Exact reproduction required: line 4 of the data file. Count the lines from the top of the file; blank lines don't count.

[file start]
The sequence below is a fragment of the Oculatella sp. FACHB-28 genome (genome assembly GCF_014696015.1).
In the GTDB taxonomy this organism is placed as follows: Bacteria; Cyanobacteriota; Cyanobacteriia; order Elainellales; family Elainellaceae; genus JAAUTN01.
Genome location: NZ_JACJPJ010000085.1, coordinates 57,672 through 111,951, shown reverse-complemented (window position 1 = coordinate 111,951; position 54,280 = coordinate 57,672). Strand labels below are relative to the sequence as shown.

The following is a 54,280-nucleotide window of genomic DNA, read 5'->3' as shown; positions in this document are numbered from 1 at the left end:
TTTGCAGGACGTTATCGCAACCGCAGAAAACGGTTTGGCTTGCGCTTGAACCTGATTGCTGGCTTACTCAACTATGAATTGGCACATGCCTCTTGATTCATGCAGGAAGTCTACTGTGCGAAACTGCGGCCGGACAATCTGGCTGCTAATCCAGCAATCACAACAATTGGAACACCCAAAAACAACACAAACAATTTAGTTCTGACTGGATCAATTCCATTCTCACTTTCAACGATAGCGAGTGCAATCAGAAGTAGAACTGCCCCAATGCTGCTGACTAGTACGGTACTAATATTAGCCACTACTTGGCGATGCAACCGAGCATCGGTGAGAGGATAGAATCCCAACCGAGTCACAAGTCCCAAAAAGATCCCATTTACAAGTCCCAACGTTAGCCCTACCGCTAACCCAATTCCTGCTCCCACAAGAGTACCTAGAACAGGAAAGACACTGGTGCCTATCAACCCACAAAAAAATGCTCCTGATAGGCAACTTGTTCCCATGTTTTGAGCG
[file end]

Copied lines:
The following is a 54,280-nucleotide window of genomic DNA, read 5'->3' as shown; positions in this document are numbered from 1 at the left end: